US justice dept. blocked prosecution of london bomber suspect in 2002

Discussion in 'Politics, Religion, Social Issues' started by zimv20, Jul 24, 2005.

  1. zimv20 macrumors 601

    zimv20

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    toronto
    #1
    link

     
  2. Nickygoat macrumors 6502a

    Nickygoat

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    #2
    After the British government passed into law the Human Rights Act, we are unable to extradite suspects to the US. The US practices capital punishment and now we are unable to send suspects there because of it.
     
  3. IJ Reilly macrumors P6

    IJ Reilly

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    #3
    Suspects in any crime, or only those who might be subject to the death penalty?
     
  4. Peterkro macrumors 68020

    Peterkro

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    #4
    Article 7
    "the executive authority may refuse extradition unless the Requesting State provides an assurance that the death penalty will not be imposed or, if imposed, will not be carried out".
     
  5. zimv20 thread starter macrumors 601

    zimv20

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    #5
    that's some war on terror we've got there.

    i don't necessarily disagree w/ the UK's position, but sometimes the lack of cooperation and communication is ridiculous.
     
  6. skunk macrumors G4

    skunk

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    #6
    How can the UK cooperate with a regime - yes, regime - which allows child execution, capital punishment, "rendition" and detention without trial, landmines, use of napalm and cluster-bombs in civilian areas and so on? Your lot could make it easier, you know...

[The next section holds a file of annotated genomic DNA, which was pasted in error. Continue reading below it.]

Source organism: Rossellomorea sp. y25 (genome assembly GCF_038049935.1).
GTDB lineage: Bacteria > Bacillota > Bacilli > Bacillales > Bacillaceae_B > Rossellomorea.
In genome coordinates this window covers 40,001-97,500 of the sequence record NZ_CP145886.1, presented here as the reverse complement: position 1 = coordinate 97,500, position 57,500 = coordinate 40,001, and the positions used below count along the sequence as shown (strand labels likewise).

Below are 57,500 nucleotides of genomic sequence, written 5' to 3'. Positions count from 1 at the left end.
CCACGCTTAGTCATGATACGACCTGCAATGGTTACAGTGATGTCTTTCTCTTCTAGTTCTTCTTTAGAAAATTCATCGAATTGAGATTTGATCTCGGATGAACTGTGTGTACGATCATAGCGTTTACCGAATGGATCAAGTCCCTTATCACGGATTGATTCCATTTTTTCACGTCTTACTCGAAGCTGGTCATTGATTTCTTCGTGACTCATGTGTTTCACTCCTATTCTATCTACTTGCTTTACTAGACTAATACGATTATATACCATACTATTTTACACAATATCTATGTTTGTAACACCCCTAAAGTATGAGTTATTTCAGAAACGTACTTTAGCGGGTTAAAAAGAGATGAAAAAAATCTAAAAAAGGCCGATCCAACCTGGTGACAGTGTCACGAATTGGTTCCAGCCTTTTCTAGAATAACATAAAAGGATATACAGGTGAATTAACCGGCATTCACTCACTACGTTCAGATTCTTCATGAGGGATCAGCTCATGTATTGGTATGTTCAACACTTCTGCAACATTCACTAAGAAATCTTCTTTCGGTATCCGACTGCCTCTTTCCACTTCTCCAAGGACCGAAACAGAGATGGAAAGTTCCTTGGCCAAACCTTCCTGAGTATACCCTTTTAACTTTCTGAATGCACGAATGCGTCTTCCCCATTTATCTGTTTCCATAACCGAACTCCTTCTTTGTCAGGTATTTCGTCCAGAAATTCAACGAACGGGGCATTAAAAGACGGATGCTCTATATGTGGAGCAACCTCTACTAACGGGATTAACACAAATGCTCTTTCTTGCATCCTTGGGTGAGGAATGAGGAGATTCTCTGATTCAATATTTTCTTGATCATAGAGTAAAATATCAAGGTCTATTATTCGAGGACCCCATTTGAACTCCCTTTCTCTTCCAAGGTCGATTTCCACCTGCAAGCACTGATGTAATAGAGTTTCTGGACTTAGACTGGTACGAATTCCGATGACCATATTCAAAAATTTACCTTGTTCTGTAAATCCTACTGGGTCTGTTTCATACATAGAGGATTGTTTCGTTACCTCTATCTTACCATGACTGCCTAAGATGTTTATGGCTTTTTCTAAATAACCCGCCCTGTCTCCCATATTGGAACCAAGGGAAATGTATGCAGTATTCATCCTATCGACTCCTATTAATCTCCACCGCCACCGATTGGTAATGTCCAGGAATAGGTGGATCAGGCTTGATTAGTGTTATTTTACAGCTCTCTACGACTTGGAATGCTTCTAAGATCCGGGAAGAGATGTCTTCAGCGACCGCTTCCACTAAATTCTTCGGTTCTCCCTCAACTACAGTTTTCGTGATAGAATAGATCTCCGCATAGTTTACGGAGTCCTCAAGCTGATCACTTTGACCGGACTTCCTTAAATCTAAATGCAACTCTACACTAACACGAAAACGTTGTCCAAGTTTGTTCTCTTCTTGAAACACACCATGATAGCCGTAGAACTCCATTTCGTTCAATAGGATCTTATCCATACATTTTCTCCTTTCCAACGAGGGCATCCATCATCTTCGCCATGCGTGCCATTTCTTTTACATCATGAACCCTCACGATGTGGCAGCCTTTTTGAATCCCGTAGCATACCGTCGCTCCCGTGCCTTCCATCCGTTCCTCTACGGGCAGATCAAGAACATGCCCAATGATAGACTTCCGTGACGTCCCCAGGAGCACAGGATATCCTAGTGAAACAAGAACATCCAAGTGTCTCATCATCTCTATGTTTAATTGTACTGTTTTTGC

7. ham_man macrumors 68020

    ham_man

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    #7
    :confused: When did we ever execute a child...?
     
  8. skunk macrumors G4

    skunk

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    #8
    Sorry, I'm out of date by a few months:


    http://hrw.org/english/docs/2005/03/01/usdom10231.htm
     
  9. zimv20 thread starter macrumors 601

    zimv20

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    #9
    i think you know i'm against capital punishment. by cooperation, i certainly don't meant the UK should have, in this instance, simply looked past its human rights laws.

    but there has to be a number of other ways to cooperate. did the US share everything it knew w/ the brits? could the brits have interviewed him on the behalf of the US? could the US have promised to not execute him? i imagine there's a lot of ways to cooperate, but it seems little or nothing was done.

    or, if something was done, it wasn't enough to prevent 7/7.
     
  10. skunk macrumors G4

    skunk

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    #10
    Yes, I do. Sure, exchange of information would be a good idea. Possibly hindsight will encourage it, but it also requires a multitude of checks and balances if it isn't to produce a multitude of injustices.
     
  11. blackfox macrumors 65816

    blackfox

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    #11
    Perhaps I am being hopelessly naive/idealistic here, but it is possible that the suspect in question was left free so as to be an open lead to further 'terrorists'?

    In theory, not a terrible idea, although I admit one has to keep track of his/her activities very well. Although there is substantial evidence refuting this possiblity, part of me holds out that it was a long-term strategic move in the WOT.

    or not...
     

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